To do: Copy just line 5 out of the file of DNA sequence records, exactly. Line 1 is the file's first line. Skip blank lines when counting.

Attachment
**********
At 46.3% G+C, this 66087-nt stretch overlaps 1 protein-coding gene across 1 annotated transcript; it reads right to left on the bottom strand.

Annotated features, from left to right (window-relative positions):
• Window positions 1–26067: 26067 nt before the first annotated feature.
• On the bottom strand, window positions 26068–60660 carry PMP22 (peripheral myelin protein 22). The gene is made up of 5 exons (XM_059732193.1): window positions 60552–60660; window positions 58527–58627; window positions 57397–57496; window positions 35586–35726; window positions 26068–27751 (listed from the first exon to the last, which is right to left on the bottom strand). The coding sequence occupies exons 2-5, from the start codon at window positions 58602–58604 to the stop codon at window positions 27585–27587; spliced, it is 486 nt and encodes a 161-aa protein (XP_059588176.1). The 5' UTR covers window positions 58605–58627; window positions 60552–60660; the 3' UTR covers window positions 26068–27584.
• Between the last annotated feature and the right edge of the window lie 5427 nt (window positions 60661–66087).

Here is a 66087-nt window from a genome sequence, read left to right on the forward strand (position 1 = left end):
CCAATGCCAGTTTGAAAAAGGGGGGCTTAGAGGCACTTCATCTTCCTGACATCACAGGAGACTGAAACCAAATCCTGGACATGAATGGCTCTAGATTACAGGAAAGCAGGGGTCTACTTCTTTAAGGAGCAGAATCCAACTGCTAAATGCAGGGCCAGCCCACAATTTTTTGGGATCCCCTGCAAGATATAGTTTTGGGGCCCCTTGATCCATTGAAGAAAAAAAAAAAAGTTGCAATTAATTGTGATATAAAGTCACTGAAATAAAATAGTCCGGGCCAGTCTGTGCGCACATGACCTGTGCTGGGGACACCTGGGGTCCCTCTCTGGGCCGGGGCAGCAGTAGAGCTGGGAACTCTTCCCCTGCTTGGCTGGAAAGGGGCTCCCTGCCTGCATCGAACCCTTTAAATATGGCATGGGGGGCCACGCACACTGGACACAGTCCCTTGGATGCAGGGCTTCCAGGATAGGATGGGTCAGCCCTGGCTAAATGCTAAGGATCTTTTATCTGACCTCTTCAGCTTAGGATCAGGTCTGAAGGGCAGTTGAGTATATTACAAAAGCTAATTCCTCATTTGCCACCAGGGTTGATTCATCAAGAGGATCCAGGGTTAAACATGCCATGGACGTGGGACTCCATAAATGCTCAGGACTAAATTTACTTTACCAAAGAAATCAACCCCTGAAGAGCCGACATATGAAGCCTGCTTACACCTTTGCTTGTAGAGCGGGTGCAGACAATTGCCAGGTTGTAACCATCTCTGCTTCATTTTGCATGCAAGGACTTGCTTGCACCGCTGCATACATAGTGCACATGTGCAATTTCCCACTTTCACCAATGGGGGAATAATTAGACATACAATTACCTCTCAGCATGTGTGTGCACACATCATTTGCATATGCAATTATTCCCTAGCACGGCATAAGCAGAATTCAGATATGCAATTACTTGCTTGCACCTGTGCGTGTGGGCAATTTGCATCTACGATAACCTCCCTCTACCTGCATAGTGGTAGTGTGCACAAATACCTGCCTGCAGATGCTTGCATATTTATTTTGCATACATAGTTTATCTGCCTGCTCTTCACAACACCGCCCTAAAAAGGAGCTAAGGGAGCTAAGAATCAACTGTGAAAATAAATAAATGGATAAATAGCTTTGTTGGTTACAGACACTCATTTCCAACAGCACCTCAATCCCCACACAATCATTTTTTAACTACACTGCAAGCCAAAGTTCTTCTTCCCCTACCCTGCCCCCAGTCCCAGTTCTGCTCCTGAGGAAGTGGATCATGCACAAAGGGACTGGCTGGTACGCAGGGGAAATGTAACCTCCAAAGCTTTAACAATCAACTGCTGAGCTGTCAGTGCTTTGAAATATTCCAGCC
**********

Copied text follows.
• Between the last annotated feature and the right edge of the window lie 5427 nt (window positions 60661–66087).